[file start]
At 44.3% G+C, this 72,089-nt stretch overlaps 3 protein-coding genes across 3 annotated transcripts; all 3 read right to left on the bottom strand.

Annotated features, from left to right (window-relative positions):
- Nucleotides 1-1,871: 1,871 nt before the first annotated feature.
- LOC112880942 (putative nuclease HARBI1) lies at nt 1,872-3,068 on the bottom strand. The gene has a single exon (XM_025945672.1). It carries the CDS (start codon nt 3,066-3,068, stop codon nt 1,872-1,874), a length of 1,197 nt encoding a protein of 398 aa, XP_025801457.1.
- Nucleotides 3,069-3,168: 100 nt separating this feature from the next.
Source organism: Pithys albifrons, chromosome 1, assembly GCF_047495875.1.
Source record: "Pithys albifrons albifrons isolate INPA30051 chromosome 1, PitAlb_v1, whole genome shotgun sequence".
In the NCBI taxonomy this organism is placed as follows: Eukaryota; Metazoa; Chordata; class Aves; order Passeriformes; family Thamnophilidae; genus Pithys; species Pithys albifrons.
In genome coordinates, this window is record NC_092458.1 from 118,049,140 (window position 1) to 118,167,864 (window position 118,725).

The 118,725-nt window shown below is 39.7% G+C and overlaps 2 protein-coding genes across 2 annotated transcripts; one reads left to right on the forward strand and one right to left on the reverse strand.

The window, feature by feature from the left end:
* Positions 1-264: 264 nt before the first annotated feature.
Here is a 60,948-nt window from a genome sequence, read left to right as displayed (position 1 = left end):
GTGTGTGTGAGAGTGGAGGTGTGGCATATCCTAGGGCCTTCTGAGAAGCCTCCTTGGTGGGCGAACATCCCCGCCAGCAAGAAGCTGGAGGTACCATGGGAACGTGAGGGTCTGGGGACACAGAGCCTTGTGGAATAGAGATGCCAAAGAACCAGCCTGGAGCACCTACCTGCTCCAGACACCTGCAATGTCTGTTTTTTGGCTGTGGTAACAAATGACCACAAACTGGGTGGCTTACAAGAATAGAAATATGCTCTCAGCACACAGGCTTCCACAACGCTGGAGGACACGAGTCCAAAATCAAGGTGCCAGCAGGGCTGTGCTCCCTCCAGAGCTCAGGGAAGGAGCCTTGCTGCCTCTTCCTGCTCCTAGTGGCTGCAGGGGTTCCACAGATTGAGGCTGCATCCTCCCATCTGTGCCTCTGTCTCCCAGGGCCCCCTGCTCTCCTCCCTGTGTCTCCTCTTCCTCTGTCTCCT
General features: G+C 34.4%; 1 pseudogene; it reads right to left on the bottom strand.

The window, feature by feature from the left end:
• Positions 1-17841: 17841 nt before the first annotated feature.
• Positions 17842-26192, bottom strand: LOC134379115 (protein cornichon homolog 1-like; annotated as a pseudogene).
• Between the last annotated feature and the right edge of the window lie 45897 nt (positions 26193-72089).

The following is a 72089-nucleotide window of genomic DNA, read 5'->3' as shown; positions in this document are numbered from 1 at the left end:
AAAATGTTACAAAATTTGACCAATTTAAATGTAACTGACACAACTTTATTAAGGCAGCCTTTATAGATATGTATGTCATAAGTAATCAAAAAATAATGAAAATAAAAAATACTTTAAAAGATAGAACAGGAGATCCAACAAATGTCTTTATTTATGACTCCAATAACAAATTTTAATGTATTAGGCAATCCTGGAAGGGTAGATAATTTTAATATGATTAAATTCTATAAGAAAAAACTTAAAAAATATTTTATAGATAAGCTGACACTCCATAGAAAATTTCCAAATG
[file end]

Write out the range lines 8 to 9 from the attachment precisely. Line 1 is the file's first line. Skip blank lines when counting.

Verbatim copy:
In the NCBI taxonomy this organism is placed as follows: Eukaryota; Metazoa; Chordata; class Aves; order Passeriformes; family Thamnophilidae; genus Pithys; species Pithys albifrons.
In genome coordinates, this window is record NC_092458.1 from 118,049,140 (window position 1) to 118,167,864 (window position 118,725).